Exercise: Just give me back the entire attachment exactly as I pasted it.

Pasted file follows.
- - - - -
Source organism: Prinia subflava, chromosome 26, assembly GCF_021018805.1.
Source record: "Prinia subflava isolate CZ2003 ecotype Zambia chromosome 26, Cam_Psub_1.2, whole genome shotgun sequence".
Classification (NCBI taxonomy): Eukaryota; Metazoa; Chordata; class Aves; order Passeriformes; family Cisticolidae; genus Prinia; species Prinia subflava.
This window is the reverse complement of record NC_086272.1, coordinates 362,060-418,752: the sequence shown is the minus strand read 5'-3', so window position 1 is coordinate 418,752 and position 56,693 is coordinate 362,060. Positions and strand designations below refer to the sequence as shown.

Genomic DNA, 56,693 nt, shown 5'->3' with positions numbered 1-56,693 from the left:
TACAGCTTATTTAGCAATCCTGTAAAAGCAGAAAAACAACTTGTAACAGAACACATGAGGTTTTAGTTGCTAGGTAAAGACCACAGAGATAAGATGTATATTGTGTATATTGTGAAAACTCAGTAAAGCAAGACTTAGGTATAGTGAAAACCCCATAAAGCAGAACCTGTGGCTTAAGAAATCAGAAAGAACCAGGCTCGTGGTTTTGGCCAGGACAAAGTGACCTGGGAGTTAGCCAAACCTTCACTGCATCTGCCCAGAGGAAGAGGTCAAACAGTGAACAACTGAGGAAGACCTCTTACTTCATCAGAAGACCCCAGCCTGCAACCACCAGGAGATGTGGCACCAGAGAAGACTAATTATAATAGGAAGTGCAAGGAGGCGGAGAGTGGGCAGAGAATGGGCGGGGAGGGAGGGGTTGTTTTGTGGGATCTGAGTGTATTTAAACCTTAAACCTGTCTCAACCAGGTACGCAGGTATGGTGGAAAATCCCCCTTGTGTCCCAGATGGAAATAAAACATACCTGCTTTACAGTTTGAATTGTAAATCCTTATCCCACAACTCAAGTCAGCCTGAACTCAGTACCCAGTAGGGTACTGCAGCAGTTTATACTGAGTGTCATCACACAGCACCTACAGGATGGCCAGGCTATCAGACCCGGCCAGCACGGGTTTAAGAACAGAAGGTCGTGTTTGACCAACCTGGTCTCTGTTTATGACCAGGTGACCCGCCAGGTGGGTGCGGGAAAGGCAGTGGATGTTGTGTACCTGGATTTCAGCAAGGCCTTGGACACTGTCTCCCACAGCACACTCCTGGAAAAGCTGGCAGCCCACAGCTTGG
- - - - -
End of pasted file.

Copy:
Source organism: Prinia subflava, chromosome 26, assembly GCF_021018805.1.
Source record: "Prinia subflava isolate CZ2003 ecotype Zambia chromosome 26, Cam_Psub_1.2, whole genome shotgun sequence".
Classification (NCBI taxonomy): Eukaryota; Metazoa; Chordata; class Aves; order Passeriformes; family Cisticolidae; genus Prinia; species Prinia subflava.
This window is the reverse complement of record NC_086272.1, coordinates 362,060-418,752: the sequence shown is the minus strand read 5'-3', so window position 1 is coordinate 418,752 and position 56,693 is coordinate 362,060. Positions and strand designations below refer to the sequence as shown.

Genomic DNA, 56,693 nt, shown 5'->3' with positions numbered 1-56,693 from the left:
TACAGCTTATTTAGCAATCCTGTAAAAGCAGAAAAACAACTTGTAACAGAACACATGAGGTTTTAGTTGCTAGGTAAAGACCACAGAGATAAGATGTATATTGTGTATATTGTGAAAACTCAGTAAAGCAAGACTTAGGTATAGTGAAAACCCCATAAAGCAGAACCTGTGGCTTAAGAAATCAGAAAGAACCAGGCTCGTGGTTTTGGCCAGGACAAAGTGACCTGGGAGTTAGCCAAACCTTCACTGCATCTGCCCAGAGGAAGAGGTCAAACAGTGAACAACTGAGGAAGACCTCTTACTTCATCAGAAGACCCCAGCCTGCAACCACCAGGAGATGTGGCACCAGAGAAGACTAATTATAATAGGAAGTGCAAGGAGGCGGAGAGTGGGCAGAGAATGGGCGGGGAGGGAGGGGTTGTTTTGTGGGATCTGAGTGTATTTAAACCTTAAACCTGTCTCAACCAGGTACGCAGGTATGGTGGAAAATCCCCCTTGTGTCCCAGATGGAAATAAAACATACCTGCTTTACAGTTTGAATTGTAAATCCTTATCCCACAACTCAAGTCAGCCTGAACTCAGTACCCAGTAGGGTACTGCAGCAGTTTATACTGAGTGTCATCACACAGCACCTACAGGATGGCCAGGCTATCAGACCCGGCCAGCACGGGTTTAAGAACAGAAGGTCGTGTTTGACCAACCTGGTCTCTGTTTATGACCAGGTGACCCGCCAGGTGGGTGCGGGAAAGGCAGTGGATGTTGTGTACCTGGATTTCAGCAAGGCCTTGGACACTGTCTCCCACAGCACACTCCTGGAAAAGCTGGCAGCCCACAGCTTGG